CHICAGO - Hurricane Ian is wreaking havoc on communities, leaving neighborhoods flooded and homes destroyed. It’s meant all hands are on deck to assist residents impacted by the storm – from support in the air, to help on the ground.
"We train for this mission every day, every week throughout the year," said Lt. Col. Scott Oden, director of Aviation & Safety with the Indiana National Guard.
As Floridians start to pick up the pieces left behind by the hurricane, help is pouring in from all parts of the nation. That includes a team of about a dozen Indiana National Guard soldiers with the 38th Infantry Division's Aviation Brigade.
"We always come together and lend a helping hand and I'm just proud to be part of that mission," said Maj. Jonathan Robertson of the Indiana National Guard.
The group of National Guard members departed from Shelbyville, Indiana, early Thursday morning on two UH-60 Black Hawk helicopters and will spend the night in Alabama.
On Friday, they will head into the disaster zone – and will likely be deployed to the Tampa Bay area where they could stay for several weeks.
"Their mission set right now will primarily be two-fold. One, conducting air movement operations, which will be picking up civilians, military personnel, whoever is needed to be transported from one location to the next," said Oden. "Then, also potentially doing aerial re-supply, where they’ll pick up equipment, gear, medical supplies, food – and transport that to a specific location."
The request for help from the Indiana National Guard came through the Emergency Management Assistance Compact, which is a foundation for sharing resources between states.
The Illinois National Guard has not yet received a formal request from Florida to respond.
Other local help is also on the ground in Florida, including hundreds of American Red Cross volunteers and ComEd workers.
Following in their footsteps, World Central Kitchen (WCK) sent its Relief Team to the region. Volunteers with the nonprofit have already started distributing meals to those impacted by the storm.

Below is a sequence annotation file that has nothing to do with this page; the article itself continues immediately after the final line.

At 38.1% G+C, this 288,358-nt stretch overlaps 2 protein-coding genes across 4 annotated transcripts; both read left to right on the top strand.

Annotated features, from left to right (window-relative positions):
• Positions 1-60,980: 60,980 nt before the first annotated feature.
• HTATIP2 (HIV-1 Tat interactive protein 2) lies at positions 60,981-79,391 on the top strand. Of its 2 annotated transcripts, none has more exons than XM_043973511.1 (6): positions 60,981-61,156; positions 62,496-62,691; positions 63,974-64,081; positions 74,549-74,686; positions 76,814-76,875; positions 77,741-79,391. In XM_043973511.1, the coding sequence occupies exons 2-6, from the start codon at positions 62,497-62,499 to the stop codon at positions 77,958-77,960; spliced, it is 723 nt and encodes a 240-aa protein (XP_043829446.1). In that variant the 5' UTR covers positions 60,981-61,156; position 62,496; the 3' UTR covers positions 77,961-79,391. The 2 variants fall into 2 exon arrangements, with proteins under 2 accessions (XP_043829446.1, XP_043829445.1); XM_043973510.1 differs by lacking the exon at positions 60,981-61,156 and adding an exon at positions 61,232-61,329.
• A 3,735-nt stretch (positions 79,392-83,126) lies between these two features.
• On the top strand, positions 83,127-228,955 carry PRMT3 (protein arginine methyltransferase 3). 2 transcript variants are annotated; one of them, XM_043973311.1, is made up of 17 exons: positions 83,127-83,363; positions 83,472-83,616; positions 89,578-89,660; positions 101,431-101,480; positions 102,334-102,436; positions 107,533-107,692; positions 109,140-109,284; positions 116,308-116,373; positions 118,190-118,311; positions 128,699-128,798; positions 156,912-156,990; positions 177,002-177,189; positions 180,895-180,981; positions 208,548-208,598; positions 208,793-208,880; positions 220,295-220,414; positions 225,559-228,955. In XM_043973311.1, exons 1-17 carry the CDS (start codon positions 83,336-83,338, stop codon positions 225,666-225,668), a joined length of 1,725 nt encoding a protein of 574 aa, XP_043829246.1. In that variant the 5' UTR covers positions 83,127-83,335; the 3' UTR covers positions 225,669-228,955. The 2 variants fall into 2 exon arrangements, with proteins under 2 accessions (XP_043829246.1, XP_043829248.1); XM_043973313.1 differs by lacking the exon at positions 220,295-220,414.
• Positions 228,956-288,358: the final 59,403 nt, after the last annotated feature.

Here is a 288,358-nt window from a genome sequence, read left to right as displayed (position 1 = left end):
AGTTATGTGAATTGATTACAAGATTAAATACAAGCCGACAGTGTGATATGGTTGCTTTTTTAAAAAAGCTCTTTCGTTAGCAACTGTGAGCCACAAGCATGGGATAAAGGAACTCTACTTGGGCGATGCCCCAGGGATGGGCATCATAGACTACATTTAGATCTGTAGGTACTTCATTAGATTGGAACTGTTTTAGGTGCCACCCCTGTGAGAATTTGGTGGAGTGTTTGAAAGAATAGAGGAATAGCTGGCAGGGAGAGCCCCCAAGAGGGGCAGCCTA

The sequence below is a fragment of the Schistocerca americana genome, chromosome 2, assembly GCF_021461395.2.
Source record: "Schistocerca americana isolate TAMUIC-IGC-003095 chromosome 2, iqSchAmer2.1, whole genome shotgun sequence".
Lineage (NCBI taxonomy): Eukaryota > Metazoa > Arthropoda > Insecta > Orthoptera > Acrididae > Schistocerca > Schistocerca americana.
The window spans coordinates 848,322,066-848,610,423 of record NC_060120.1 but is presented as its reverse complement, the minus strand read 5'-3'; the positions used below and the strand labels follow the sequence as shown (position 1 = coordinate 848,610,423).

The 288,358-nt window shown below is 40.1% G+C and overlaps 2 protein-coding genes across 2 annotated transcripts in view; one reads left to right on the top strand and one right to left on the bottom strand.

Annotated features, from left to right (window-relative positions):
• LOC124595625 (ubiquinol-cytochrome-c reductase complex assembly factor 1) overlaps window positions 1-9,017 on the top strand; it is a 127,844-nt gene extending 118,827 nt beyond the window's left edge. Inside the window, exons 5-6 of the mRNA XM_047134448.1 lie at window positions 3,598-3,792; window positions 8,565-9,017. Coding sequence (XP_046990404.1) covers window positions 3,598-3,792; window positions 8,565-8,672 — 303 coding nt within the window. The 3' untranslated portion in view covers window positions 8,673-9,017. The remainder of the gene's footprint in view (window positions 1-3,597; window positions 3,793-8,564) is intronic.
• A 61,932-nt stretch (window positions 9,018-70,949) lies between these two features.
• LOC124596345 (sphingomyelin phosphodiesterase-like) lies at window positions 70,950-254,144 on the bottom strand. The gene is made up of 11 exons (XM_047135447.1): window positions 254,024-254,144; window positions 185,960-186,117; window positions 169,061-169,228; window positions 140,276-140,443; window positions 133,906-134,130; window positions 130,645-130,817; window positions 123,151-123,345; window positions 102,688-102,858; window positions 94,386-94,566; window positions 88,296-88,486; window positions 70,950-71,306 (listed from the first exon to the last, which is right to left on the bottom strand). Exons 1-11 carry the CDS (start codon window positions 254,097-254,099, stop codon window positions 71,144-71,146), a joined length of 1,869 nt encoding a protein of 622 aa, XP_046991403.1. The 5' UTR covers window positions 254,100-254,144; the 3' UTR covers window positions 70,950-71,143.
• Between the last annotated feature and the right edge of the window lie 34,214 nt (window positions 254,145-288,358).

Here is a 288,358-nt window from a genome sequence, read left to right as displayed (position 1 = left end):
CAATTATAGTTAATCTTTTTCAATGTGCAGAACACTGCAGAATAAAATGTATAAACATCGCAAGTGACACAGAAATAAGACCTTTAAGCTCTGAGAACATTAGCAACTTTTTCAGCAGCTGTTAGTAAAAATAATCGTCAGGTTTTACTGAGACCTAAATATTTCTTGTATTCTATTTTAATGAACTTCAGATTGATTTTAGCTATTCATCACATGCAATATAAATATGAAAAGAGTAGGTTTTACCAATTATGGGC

During their first day of work on Thursday, they set out to make 20,000 meals.
As damage is surveyed, WCK will focus its efforts on areas between Tampa and Naples. Additionally, the team plans to work with food trucks, restaurants, and caterers as the need increases.
While many residents evacuated to safety, some decided to take their chances.
On Thursday, FOX 32 Chicago spoke over the phone with a Punta Gorda resident who decided to hunker down in his home.
Luckily, he says, they only lost a few shingles and is currently using a generator. However, they could be without power for another week.
"After the hurricane, we got power back for an hour, and thought, ‘wow, we’re lucky on this one,’ but that lasted about an hour, and then it’s been off since 4 this morning," said Scott Buchanan. "Power, it’s just luck of the draw. We’re not near any hospital or emergency services so we’re not going to get power back anytime soon, so it could be a day, it could be a week before we get power back."
Buchanan is originally from Iowa and has family in Naperville, but despite hurricane season, he loves his Florida community.
"When I first heard about Ian, the first thing you do is go get gas and groceries because after everyone else, last minute rush, the stores will be empty, the gas station will be out of fuel, so we’re good, we got 20-30 gallons in gas cans to run the generator and by that time, the fuel stations should have their own generators and be back up so we can go get gas in a few days," Buchanan said.